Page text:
The peony is outrageously beautiful in bloom in springtime—with lush foliage all summer long. See how to grow peonies.
Peony flowers are perennials that come back every spring to take your breath away. The plants may live longer than you do—some have been known to thrive for 100 years.
The fattest and most scrumptious of all flowers, a rare fusion of fluff and majesty, the peony is now coming into bloom.
–Henry Mitchell, American writer (1923-93)
Peony plants require little maintenance as long as they are planted properly and establish themselves; they do not respond well to transplanting.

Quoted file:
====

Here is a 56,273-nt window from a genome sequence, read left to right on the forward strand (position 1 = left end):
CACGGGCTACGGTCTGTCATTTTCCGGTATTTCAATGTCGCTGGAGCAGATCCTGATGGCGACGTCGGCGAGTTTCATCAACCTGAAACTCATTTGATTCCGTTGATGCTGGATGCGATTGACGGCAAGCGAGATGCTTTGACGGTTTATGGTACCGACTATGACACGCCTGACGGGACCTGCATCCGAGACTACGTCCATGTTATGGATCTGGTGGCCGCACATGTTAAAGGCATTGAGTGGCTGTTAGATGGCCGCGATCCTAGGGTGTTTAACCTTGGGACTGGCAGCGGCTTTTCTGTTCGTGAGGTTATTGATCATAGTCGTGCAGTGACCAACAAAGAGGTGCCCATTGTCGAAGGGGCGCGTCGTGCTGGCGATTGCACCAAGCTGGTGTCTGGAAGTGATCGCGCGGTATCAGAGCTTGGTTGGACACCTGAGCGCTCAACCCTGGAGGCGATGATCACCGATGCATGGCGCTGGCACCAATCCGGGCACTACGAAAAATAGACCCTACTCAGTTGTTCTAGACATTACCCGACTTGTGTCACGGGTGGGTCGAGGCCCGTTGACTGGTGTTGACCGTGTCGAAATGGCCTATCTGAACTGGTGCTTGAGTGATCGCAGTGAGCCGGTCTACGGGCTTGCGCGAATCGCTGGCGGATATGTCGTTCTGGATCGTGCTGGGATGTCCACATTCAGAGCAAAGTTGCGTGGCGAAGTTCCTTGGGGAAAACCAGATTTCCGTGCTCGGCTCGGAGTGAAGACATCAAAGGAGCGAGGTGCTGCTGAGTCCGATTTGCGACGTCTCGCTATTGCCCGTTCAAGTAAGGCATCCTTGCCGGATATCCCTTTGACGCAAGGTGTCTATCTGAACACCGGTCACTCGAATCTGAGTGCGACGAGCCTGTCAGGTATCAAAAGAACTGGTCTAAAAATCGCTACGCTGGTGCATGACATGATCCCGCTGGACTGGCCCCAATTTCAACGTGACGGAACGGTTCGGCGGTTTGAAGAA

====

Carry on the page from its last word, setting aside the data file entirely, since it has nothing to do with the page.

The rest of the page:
They’re hardy to Zone 3 and grow well as far south as Zones 7 and 8. In most of the country, the rules for success are simply full sun and well-drained soil. Peonies even relish cold winters, because they need chilling for bud formation.
Peonies make fine sentinels lining walkways and a lovely low hedge. After its stunning bloom, the peony’s bushy clump of handsome glossy green leaves lasts all summer, and then turns purplish or gold in the fall, as stately and dignified as any shrub.
In mixed borders, peonies bloom with columbines, baptisias, and veronicas, and combine well with irises and roses. Plant white peonies with yellow irises and a froth of forget-me-nots; set off pink peonies with blue Nepeta or violets.